I found this powerful performance through a link from a disability website. The work was originally created in 2005 for the Venice Biennale’s International Festival of Contemporary Dance. It is a mixture of dance and performance art, exploring the physicality of disability. From the Compagnie Chouinard website:
“...the company’s ten dancers execute variations on the exercise of freedom. Often, the dancers appear on points: on one, two, and even four at a time. In a spectroscopy of the gesture, we also see them using different devices – crutches, rope, prostheses, horizontal bars, and harnesses – which at times liberate their movements, at others fetter it, and at still others create it.”
Some of the original publicity shots are interesting:
It is a dramatic and at times disturbing exploration of physicality, of the erotic, of metallic disability aids that are contrasted against the flesh of the dancers, giving them a cyborg-like quality. Not only is the human body deconstructed, re-imagined, but the norms of ballet are also called into question (some of the dancers have one foot in pointe shoes and the other foot bare, the second pointe shoe attached to their hands). According to a critic for the Guardian, the performance “…resembles a swingers’ party in a surgical appliance store, hosted by a DJ with late-stage Parkinson’s disease” and goes on to compare the work to fellow Canadian David Cronenburg’s Crash, which features a similar eroticising of the surgical.
Whatever the critics might say of the work, it is definitely a strong exploration of the body as site of fetishism and raises questions (deliberately?) about ownership and desexualising of the (disabled) body. Since the dancers are all able bodied performers, the piece could be seen as falling into the trap of ‘ghettoising’ disability. On the other hand, although the piece includes disability aids, it could be argued that it is not about disability per se. From an independent review: “Despite the image of the crippled dancer, the show itself is about enabling movement rather than limiting it. At no point in rehearsals were the dancers told to emulate the differently abled, but rather to find their best way of movement with the new tools given to them.” The aids could be seen as metaphors, as stand-ins for the supports people use in their everyday lives to enhance or restrict their flesh (thinking of high heels, push-up bras, even the pointe shoe itself is a support for the dancer). I would however argue that the most troubling aspect of the performance is the fact that it portrays the paraphernalia of disability as limiting, and there appears to be liberation only at the very end with ascension (symbolising death?). I wonder how it was accepted among disabled people. I almost wrote the disabled community. Is that wrong?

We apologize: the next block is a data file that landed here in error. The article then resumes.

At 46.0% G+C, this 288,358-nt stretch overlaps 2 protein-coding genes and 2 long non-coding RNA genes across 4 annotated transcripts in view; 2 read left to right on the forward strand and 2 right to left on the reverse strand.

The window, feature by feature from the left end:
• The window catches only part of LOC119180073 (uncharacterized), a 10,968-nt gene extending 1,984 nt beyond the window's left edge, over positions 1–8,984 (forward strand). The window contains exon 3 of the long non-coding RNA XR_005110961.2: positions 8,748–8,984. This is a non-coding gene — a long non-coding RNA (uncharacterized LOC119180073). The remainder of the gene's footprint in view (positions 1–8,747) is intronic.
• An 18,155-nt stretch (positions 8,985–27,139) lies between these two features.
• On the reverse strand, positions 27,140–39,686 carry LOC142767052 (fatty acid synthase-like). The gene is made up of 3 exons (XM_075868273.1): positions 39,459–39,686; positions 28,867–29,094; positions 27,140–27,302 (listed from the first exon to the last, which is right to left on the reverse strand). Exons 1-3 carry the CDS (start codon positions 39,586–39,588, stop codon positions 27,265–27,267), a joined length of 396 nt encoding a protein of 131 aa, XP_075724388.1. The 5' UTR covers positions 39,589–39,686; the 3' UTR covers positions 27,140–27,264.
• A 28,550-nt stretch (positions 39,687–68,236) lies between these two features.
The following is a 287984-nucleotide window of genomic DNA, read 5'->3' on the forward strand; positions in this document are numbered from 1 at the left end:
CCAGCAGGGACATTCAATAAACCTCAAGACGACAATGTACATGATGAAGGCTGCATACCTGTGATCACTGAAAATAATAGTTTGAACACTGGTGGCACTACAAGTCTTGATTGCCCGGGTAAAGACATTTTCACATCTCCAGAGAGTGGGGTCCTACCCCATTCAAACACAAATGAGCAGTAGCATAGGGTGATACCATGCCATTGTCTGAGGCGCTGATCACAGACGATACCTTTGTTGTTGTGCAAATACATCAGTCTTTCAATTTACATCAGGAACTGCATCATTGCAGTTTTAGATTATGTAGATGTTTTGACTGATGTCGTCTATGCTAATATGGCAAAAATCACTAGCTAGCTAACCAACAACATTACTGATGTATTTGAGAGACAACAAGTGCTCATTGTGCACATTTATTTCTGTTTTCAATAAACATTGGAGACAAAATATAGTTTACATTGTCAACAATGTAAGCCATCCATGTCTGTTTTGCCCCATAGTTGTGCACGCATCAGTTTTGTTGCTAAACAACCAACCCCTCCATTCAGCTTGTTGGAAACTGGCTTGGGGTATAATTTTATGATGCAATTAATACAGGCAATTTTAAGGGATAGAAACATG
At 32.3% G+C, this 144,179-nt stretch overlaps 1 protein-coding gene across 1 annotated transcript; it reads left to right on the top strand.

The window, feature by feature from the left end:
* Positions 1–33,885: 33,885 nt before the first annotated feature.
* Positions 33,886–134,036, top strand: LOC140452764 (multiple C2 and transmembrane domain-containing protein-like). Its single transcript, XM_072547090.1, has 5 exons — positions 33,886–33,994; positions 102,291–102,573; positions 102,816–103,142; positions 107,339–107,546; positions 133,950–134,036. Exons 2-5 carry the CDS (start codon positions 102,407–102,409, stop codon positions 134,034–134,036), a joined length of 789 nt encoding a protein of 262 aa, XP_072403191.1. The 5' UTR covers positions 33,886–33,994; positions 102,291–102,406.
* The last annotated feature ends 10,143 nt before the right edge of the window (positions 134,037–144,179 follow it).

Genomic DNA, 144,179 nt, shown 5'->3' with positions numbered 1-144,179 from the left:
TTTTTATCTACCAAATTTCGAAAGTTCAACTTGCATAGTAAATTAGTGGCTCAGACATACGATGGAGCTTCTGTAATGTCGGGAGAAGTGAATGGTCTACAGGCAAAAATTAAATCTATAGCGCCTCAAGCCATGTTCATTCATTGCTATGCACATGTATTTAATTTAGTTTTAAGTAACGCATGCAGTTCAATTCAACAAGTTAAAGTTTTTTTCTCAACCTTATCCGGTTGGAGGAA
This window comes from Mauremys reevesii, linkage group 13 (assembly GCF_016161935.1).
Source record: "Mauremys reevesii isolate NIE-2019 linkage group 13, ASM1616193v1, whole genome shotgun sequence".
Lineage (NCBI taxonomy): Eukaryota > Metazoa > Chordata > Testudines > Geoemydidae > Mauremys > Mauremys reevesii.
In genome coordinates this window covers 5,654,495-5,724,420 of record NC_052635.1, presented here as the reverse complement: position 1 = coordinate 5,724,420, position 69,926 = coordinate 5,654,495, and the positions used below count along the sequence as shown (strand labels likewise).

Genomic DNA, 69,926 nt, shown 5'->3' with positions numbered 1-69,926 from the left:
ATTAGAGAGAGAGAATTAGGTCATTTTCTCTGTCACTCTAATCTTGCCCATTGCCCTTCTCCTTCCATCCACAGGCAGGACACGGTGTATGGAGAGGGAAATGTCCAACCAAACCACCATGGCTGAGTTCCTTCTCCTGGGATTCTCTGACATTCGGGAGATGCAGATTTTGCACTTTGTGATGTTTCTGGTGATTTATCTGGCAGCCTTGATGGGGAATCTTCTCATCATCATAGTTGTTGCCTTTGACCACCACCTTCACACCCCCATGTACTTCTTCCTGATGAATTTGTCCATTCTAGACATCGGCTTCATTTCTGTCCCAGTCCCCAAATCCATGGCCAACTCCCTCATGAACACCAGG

Perhaps more in tune with activism, disabled dancer Ann Cooper Allbright (1998) wrote the following:
“As a dancer, I am a body on display. As a body on display, I am expected to reside within a certain continuum of fitness and bodily control, not to mention sexuality and beauty. But as a woman in a wheelchair, I am neither expected to be a dancer nor to position myself in front of an audience’s gaze.”
The idea of dance as a means of exploring the possibilities of the body, rather than focusing on the disabilities, must be very liberating for the disabled person. Rather than forcing the body to conform to norms anticipated by the audience, the disabled body is used to challenge accepted ideas surrounding the aesthetics of choreographed dance, the dancer’s body and disability itself.
Allbright’s performance included spoken word texts about bodily experiences, personal and family accounts of disability and health problems, while the dancer performed a simultaneous dance: “These bodily histories interlaced with my dancing to provide a genealogy of gestures, emotional states, and physical experiences surrounding many of our personal and social reactions to disability.” Allbright says her goal was to challenge accepted conventions in dance – the “technical prowess and sexual desirability” (visual availability) of the dancer is replaced with the disabled body and its implicit connotations of uncontrollability and absence of desire (that which should be hidden from view) – while confusing the audience as to whether she was really disabled or the fact that she was in a wheelchair was merely part of the performance.
“This intersection of dance and disability is an extraordinarily rich site at which to explore the overlapping constructions of the body’s physical ability, subjectivity, and cultural visibility that are implicated within many of our dominant cultural paradigms of health and self-determination”
Disabled dancers are not overcoming their disabilities but rather refiguring the conventions of dance, by redefining the dancer’s body as one that is in flux – in the process of becoming. As Allbright stresses, there is always an inherent fear in dance performances that what she terms the “grotesque body” (the flesh) will emerge at any moment to break the illusion of the graceful classical body (the ideal) – “heavy breathing, sweat, technical mistakes, physical injury, even evidence of a dancer’s age or mortality.” Disabled dancers challenge binary notions that she insists are pervasive in contemporary US culture, and as such open up new possibilities for disabled bodies to be accepted on their own terms rather than adherence to stereotypical paradigms of both disability and dance.
Since at least one of my participants is involved in dance, this way of looking at dance and the body may be useful to keep in mind.